As a group of mostly millennials, it is fair to say that a majority of us either wants to buy a house now, or plans to do so when we have the ability. The reality though, given our conflicting desire to buy a home but also live in dense, highly amenitized neighborhoods, is that we may have to make a substantial tradeoff or delay purchasing for a while. While this dilemma is a repeated point of friction for me, a passage in “The Carbon Efficient City” brought it back for me and set it in a new light.
In the passage, AP quotes Buckminster Fuller with saying, “to change something, build a new model and make the existing obsolete.” With this idea as a catalyst, it is interesting to look at an interrelated system of conflict within our cities, and what a “new model” might look like. Our current existing housing model can be credited with the following:
- Apartments and other rental housing are often not built with lifecycle costs in mind.
- Apartments are tailored to the demands in the market and what they can make a return on.
- Homeowners tend to care more about the quality of their homes than renters.
- Millennials are postponing buying houses, but want to.
- People want the flexibility of renting with the security and capital appreciation of owning.
In the context of sustainability, one of the major factors here is the idea of lifecycle costs. One of the major hurdles in the adoption of more environmentally friendly technology is the market acceptance of the technology as being accretive to their business model. This starts with the customer, true, but it also maters the type of customer and their capital and emotional investment in the building. Unfortunately, apartment renters do not often place enough value on building quality and sustainability to make it viable for the developer to build. This is not the case for owners.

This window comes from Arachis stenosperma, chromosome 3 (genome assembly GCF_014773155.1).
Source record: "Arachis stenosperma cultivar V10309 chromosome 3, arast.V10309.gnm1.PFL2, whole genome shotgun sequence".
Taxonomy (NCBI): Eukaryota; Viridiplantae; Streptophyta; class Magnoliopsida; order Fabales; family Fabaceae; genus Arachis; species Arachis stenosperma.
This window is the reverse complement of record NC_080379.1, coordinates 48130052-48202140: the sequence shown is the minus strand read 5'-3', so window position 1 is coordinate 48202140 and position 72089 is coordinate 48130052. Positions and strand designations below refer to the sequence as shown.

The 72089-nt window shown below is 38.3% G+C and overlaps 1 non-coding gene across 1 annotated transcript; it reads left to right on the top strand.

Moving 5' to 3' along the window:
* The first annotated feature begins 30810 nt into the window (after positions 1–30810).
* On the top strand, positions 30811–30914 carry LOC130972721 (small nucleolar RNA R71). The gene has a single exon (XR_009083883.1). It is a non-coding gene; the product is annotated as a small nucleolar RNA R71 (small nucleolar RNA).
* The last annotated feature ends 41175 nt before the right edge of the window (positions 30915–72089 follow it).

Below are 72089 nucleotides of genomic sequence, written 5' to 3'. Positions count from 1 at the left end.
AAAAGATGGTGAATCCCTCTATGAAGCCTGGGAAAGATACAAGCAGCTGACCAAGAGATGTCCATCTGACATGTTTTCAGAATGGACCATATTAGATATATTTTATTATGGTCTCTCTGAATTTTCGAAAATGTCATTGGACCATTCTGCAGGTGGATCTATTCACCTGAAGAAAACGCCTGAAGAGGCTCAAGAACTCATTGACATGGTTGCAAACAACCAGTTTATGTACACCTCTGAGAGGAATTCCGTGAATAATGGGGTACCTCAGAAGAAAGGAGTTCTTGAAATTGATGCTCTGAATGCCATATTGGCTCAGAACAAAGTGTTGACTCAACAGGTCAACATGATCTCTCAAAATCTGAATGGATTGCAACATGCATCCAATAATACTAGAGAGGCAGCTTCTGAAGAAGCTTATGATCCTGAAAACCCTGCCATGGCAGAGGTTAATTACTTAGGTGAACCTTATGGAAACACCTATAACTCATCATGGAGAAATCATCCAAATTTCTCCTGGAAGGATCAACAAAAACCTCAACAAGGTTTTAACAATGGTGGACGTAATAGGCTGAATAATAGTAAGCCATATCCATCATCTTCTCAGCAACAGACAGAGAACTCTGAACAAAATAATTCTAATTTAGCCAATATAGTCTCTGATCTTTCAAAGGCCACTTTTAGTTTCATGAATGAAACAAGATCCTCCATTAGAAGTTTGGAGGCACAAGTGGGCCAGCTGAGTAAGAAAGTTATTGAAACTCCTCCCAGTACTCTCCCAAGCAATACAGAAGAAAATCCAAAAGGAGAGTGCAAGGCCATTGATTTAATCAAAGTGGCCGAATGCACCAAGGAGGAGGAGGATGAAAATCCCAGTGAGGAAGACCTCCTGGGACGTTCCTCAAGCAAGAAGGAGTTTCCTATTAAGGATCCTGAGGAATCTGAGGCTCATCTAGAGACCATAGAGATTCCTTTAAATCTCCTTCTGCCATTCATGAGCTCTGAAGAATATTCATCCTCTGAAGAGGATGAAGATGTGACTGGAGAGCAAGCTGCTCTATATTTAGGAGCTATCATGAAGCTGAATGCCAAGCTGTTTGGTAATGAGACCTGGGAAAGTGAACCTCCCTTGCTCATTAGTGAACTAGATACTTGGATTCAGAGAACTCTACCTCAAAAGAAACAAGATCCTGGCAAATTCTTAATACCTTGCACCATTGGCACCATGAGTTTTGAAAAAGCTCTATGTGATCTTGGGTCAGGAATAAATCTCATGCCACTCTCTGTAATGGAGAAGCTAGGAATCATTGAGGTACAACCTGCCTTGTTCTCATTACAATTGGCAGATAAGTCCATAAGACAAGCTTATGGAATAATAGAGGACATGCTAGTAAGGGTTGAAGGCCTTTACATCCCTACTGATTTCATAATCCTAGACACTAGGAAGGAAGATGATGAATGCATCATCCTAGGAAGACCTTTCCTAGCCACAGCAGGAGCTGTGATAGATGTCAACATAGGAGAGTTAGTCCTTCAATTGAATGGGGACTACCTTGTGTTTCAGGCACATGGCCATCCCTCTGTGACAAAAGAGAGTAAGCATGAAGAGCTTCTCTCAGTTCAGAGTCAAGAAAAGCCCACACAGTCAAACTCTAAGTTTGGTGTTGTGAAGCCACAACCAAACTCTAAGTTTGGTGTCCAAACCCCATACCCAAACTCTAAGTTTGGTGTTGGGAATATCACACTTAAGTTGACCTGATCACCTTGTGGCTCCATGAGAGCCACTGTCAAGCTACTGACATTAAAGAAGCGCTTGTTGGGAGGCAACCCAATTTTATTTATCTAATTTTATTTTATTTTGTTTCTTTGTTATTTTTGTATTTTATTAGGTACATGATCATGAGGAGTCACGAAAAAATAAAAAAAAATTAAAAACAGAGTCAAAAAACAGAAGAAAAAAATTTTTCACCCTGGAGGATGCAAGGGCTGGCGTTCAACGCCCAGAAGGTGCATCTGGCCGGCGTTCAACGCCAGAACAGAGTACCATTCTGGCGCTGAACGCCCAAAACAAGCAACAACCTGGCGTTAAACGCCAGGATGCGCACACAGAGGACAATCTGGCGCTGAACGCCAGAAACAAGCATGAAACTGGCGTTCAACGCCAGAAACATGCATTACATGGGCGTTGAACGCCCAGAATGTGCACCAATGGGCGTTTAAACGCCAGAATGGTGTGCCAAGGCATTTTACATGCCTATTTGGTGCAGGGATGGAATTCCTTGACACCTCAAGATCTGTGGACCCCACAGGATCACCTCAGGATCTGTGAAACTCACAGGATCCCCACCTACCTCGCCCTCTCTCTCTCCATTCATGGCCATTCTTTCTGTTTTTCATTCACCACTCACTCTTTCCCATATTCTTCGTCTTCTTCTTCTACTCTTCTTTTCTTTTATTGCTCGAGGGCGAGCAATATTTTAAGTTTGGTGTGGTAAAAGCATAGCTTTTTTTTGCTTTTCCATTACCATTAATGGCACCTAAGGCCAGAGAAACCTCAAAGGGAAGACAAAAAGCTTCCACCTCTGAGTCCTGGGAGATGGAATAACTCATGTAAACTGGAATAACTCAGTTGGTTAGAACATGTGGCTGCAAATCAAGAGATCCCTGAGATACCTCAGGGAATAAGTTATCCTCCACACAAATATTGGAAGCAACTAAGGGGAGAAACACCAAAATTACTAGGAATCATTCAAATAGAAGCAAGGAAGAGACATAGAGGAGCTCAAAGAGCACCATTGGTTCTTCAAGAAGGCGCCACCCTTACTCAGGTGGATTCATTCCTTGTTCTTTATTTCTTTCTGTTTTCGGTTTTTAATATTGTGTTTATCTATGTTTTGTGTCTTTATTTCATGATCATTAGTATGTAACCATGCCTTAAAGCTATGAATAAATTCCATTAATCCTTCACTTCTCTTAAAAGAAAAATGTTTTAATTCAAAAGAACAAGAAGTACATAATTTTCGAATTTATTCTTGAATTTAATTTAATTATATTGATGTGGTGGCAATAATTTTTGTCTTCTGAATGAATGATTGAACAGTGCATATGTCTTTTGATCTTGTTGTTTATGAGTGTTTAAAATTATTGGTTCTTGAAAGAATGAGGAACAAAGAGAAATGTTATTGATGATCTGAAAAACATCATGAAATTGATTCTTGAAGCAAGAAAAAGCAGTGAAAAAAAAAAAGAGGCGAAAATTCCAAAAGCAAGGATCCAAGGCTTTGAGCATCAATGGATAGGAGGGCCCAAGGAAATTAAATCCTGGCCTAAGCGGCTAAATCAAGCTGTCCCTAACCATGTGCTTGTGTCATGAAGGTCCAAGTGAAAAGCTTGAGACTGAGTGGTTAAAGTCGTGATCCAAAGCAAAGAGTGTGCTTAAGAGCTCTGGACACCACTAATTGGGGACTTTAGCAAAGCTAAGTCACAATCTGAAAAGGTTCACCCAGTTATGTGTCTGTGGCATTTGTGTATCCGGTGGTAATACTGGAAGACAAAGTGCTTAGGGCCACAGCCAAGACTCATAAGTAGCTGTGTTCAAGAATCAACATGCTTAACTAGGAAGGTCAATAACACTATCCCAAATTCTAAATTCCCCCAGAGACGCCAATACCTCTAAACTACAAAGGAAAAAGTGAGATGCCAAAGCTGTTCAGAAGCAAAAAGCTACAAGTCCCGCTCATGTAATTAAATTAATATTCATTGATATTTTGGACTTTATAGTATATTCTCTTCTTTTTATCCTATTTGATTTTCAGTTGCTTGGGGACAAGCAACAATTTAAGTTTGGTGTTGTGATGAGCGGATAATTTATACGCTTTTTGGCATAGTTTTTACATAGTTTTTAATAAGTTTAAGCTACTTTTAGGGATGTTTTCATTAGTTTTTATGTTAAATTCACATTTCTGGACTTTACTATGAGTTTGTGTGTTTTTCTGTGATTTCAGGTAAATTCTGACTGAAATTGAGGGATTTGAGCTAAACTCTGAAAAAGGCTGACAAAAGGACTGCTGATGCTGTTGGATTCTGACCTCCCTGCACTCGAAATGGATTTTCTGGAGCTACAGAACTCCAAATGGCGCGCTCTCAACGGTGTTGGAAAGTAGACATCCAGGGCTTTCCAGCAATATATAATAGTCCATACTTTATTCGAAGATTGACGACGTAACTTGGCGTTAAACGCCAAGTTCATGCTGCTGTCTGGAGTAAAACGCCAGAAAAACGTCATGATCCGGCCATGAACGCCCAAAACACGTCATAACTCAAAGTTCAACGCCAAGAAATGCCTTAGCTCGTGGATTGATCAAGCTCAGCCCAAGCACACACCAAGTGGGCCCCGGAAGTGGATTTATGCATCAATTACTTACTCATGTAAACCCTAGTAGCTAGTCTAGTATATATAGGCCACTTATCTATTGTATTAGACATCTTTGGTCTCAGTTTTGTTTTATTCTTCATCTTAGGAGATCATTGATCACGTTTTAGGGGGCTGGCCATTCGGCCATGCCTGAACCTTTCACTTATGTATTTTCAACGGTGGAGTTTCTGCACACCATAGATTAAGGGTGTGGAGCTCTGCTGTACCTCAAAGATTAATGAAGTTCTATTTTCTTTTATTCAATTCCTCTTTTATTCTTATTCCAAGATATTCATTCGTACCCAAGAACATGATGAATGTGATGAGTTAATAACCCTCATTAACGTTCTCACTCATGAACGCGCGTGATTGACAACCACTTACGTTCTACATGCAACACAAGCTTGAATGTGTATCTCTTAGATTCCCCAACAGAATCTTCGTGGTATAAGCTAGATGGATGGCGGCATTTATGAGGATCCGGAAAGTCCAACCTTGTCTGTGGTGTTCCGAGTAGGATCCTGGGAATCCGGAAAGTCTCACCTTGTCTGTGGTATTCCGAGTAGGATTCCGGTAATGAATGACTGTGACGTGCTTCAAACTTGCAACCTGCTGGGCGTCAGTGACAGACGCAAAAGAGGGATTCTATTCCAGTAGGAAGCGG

With this dilemma in mind, how could we “build a new model,” that would both give people the ownership they want, and would help drive the market towards superior buildings that incorporate more sustainable features? Is it possible to create an ownership model that simultaneously gives people flexibility and ownership, making their buildings and communities better, more sustainable places?
Here are some ideas to think about:
- Give renters an avenue to invest in the building they live in, earning a return commiserate with, say, a limited partner investor?
- Revisit the idea of cooperatives, but exchange individual debt with a collective financing model that would make it easier for residents to buy into and sell out of the building, while giving them many of the perks and responsibilities of ownership?
- Reduce the liability tail of condos that are built with innovative/green technology?
- Your idea?